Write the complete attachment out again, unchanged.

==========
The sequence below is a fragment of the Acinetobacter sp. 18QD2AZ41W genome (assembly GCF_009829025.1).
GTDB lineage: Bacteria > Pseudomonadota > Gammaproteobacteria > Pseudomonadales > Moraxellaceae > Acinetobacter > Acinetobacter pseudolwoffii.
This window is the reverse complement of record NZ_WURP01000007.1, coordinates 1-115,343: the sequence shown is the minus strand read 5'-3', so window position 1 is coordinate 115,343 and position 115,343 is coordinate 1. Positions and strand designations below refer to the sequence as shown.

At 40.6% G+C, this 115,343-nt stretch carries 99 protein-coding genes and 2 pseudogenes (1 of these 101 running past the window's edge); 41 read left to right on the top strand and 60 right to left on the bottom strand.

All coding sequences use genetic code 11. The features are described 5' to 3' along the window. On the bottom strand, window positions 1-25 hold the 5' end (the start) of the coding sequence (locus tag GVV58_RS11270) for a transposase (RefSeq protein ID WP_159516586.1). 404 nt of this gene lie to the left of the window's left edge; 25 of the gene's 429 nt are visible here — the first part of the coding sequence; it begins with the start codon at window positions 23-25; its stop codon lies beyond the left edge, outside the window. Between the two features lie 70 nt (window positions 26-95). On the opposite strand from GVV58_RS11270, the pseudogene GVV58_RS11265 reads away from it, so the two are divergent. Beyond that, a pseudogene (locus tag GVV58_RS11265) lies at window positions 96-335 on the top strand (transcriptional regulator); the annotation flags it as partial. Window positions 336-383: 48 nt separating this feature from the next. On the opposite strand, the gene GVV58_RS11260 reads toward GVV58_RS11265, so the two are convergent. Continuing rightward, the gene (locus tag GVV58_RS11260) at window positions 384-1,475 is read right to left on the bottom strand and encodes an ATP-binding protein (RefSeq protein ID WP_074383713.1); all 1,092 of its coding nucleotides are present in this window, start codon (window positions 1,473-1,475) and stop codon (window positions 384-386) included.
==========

The sequence below is a fragment of the Acinetobacter sp. 18QD2AZ41W genome (assembly GCF_009829025.1).
GTDB lineage: Bacteria > Pseudomonadota > Gammaproteobacteria > Pseudomonadales > Moraxellaceae > Acinetobacter > Acinetobacter pseudolwoffii.
This window is the reverse complement of record NZ_WURP01000007.1, coordinates 1-115,343: the sequence shown is the minus strand read 5'-3', so window position 1 is coordinate 115,343 and position 115,343 is coordinate 1. Positions and strand designations below refer to the sequence as shown.

At 40.6% G+C, this 115,343-nt stretch carries 99 protein-coding genes and 2 pseudogenes (1 of these 101 running past the window's edge); 41 read left to right on the top strand and 60 right to left on the bottom strand.

All coding sequences use genetic code 11. The features are described 5' to 3' along the window. On the bottom strand, window positions 1-25 hold the 5' end (the start) of the coding sequence (locus tag GVV58_RS11270) for a transposase (RefSeq protein ID WP_159516586.1). 404 nt of this gene lie to the left of the window's left edge; 25 of the gene's 429 nt are visible here — the first part of the coding sequence; it begins with the start codon at window positions 23-25; its stop codon lies beyond the left edge, outside the window. Between the two features lie 70 nt (window positions 26-95). On the opposite strand from GVV58_RS11270, the pseudogene GVV58_RS11265 reads away from it, so the two are divergent. Beyond that, a pseudogene (locus tag GVV58_RS11265) lies at window positions 96-335 on the top strand (transcriptional regulator); the annotation flags it as partial. Window positions 336-383: 48 nt separating this feature from the next. On the opposite strand, the gene GVV58_RS11260 reads toward GVV58_RS11265, so the two are convergent. Continuing rightward, the gene (locus tag GVV58_RS11260) at window positions 384-1,475 is read right to left on the bottom strand and encodes an ATP-binding protein (RefSeq protein ID WP_074383713.1); all 1,092 of its coding nucleotides are present in this window, start codon (window positions 1,473-1,475) and stop codon (window positions 384-386) included.